• Can’t buy wine in a grocery store where you live? That’s the various state’s protecting our health and safety.

• Can’t buy wine directly from the winery where you live? That’s the various states protecting our health and safety.

• Can’t by a wine where you live even though it’s sold in a neighboring state? That’s the various states protecting our health and safely,

And Justice Alito’s majority opinion seems to turn all of that on its head. He invoked the Commerce Clause of the Constitution, which says states can’t favor their residents ahead of anyone else. That has been the law for more than 200 years, though exceptions had often been made for alcohol laws.

In fact, that was the defendant’s argument in asking the court to uphold the residency law, which made it all but impossible for anyone not from Tennessee to open a liquor store. The defendants said that the state, by essentially outlawing out-of-state chains like Total Wine, was protecting the public health and safety. Resident owners, because they were residents, would sell alcohol more responsibly than anyone else.

The court said phooey to that

But did it say phooey to all of three-tier? Robert Lewis, a partner in the Spiritus law firm in Coral Gables, Fla., told me that many analysts may see the beginning of the end of three-tier in the decision. But he is more circumspect. He remembers hearing the same sort of optimism in 2005, when the Supreme Court allowed direct shipping in its landmark Granholm decision. Many, myself included, expected three-tier to come tumbling down 14 years ago. It never did.

“I think the decision made it more difficult for states to use residency laws to regulate alcohol sales as part of three-tier,” Lewis said Wednesday afternoon. “But I’m not so sure it will affect more than residency laws. The idea that it may change other parts of three-tier, I just don’t see that.”

So the Tennessee decision may make it possible for supermarkets to sell spirits in Texas, which they can ‘t do currently because state law says only residents can get a license to sell whiskey, gin, and so forth. But it probably won’t help consumers in Michigan and Connecticut, where state law mandates minimum wine prices and forbids discounts, 20 percent off sales, and the like. And it won’t help consumers in New York, who can’t buy potato chips in a liquor store (perhaps my favorite part of three-tier’s vast and bizarre grip on the country).

And it almost certainly won’t do anything to loosen the stranglehold that distributors have over the wine, beer, and spirits supply chain. That’s the most fundamental tenet of three-tier, that consumers must buy directly from the retailer and restaurant, and that the retailer and restaurant must buy from a distributor. Only the distributor can buy from the producer (with minor exceptions like direct shipping), something that exists in almost no other consumer goods category. And if a wine doesn’t have a distributor in your state, you can’t buy it – something that will become even more common now that the top three distributors control 60 percent of the market.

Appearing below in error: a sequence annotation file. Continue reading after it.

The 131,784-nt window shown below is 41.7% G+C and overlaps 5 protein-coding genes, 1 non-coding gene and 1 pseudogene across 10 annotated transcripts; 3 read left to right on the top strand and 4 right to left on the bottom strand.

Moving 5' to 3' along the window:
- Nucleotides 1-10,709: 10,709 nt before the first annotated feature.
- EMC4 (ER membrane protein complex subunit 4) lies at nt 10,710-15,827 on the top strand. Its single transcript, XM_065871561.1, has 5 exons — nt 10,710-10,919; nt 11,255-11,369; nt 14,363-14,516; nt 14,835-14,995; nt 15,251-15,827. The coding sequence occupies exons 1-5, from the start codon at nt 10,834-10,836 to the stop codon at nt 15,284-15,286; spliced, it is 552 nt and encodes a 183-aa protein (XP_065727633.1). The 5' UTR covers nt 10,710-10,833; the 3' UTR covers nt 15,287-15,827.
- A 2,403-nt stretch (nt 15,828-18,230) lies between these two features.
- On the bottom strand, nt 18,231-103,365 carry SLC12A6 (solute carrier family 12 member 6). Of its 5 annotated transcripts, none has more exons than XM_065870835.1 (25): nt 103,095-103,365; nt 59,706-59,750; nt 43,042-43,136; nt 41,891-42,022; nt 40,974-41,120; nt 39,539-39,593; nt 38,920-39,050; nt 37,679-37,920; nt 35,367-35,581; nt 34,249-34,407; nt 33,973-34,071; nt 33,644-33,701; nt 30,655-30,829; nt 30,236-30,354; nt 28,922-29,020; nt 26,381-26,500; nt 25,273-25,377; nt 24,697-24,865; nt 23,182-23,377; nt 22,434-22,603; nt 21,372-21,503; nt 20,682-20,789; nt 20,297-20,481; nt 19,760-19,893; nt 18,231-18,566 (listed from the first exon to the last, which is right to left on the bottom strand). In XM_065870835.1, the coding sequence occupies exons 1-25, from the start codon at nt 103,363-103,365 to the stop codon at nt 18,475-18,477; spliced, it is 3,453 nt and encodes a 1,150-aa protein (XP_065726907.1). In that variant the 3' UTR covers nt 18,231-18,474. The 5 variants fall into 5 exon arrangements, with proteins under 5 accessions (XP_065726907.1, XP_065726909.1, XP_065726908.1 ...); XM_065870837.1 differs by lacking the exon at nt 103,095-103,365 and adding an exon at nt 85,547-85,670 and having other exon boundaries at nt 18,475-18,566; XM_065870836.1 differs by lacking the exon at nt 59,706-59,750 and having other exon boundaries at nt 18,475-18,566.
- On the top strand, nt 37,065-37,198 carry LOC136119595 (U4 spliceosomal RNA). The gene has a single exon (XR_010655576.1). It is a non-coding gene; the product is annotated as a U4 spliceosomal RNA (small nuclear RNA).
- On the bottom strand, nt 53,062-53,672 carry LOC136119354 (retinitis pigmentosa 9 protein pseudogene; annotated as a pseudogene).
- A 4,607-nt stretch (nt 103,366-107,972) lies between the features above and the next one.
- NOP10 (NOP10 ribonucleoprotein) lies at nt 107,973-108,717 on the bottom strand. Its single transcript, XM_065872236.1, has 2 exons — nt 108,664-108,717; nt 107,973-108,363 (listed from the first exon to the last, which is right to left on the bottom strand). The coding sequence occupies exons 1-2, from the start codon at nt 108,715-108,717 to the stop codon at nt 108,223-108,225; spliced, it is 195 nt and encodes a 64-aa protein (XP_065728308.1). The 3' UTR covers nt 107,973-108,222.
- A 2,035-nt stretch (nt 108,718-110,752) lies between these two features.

Imagine not buying being able to buy a computer from Dell because the state is protecting the public health and safety – and then wonder why we have to endure that in wine.

Winebits 590: Shipwreck wine, Gregg Popovich, liquor laws

shipwreck wineThis week’s wine news: Century-old shipwreck wine off the coast of Cornwall, plus NBA coach Gregg Popovich’s and wine and the National Review takes on the three-tier system

Under water for 100 years: The Wine Curmudgeon must confess to a weakness for stories about shipwreck wine. Why is there such enthusiasm to rescue it, given that it’s probably not going to be drinkable? The most recent story comes from Cornwall, where a ship sailing from Bordeaux was torpedoed by a German U-boat in 1918. Now, a group wants to salvage the cargo. There’s no word on what wine it might include, though a spokesman associated with the operation claims it’s a “one-of-a-kind opportunity to be a part of one of the most significant historical discoveries of the century. The rarity of such a cargo is unprecedented. …” On the other hand, it could be nothing more than pinard, the cheap red wine French soldiers were issued during the war.

NBA wine culture: I don’t often get to write about wine and sports, but this item, from Psychology Today, does just that: “In a neo-Temperance public health period, Gregg Popovich stands apart.” The piece cites Popovich’s embrace of wine culture as something good – not something that will kill all of us if we have one glass. Popovich “is the son of parents from Serbia and Croatia. … For him, wine is essential to group gatherings.” And who can argue with one of the greatest coaches in NBA history?

Too much government: Caleb Whitmer, writing in the National Review, asks: “Are crazy state liquor laws constitutional?” Regular visitors here know the answer to that question, but it is good to see one of the country’s leading political journals address the question. Whitmer misses the role the country’s alcohol distributors play in keeping the system buttoned down, blaming three-tier on local retailers and state legislatures. Still, it’s worthwhile reading, and especially his discussion of Mississippi’s quaint Prohibition-era liquor laws.

Illustration courtesy of Points: The blog of the Alcohol & Drugs History Society, using a Creative Commons license